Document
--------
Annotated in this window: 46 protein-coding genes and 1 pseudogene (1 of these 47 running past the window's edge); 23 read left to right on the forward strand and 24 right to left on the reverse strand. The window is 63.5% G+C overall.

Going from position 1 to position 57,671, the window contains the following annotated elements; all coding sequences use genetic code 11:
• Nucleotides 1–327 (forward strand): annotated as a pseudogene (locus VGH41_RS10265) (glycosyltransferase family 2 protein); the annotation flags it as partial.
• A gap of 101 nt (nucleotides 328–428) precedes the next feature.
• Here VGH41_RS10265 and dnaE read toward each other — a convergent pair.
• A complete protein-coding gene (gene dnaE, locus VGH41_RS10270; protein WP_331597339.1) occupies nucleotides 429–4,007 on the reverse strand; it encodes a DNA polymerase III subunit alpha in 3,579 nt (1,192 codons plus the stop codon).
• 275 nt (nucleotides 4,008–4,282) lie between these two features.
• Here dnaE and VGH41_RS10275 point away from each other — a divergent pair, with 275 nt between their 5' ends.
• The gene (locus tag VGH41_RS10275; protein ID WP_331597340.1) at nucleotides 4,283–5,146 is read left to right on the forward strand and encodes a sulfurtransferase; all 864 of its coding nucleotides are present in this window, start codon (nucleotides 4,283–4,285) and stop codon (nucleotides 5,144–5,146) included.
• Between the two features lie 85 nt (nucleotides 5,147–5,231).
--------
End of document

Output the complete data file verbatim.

Annotated in this window: 46 protein-coding genes and 1 pseudogene (1 of these 47 running past the window's edge); 23 read left to right on the forward strand and 24 right to left on the reverse strand. The window is 63.5% G+C overall.

Going from position 1 to position 57,671, the window contains the following annotated elements; all coding sequences use genetic code 11:
• Nucleotides 1–327 (forward strand): annotated as a pseudogene (locus VGH41_RS10265) (glycosyltransferase family 2 protein); the annotation flags it as partial.
• A gap of 101 nt (nucleotides 328–428) precedes the next feature.
• Here VGH41_RS10265 and dnaE read toward each other — a convergent pair.
• A complete protein-coding gene (gene dnaE, locus VGH41_RS10270; protein WP_331597339.1) occupies nucleotides 429–4,007 on the reverse strand; it encodes a DNA polymerase III subunit alpha in 3,579 nt (1,192 codons plus the stop codon).
• 275 nt (nucleotides 4,008–4,282) lie between these two features.
• Here dnaE and VGH41_RS10275 point away from each other — a divergent pair, with 275 nt between their 5' ends.
• The gene (locus tag VGH41_RS10275; protein ID WP_331597340.1) at nucleotides 4,283–5,146 is read left to right on the forward strand and encodes a sulfurtransferase; all 864 of its coding nucleotides are present in this window, start codon (nucleotides 4,283–4,285) and stop codon (nucleotides 5,144–5,146) included.
• Between the two features lie 85 nt (nucleotides 5,147–5,231).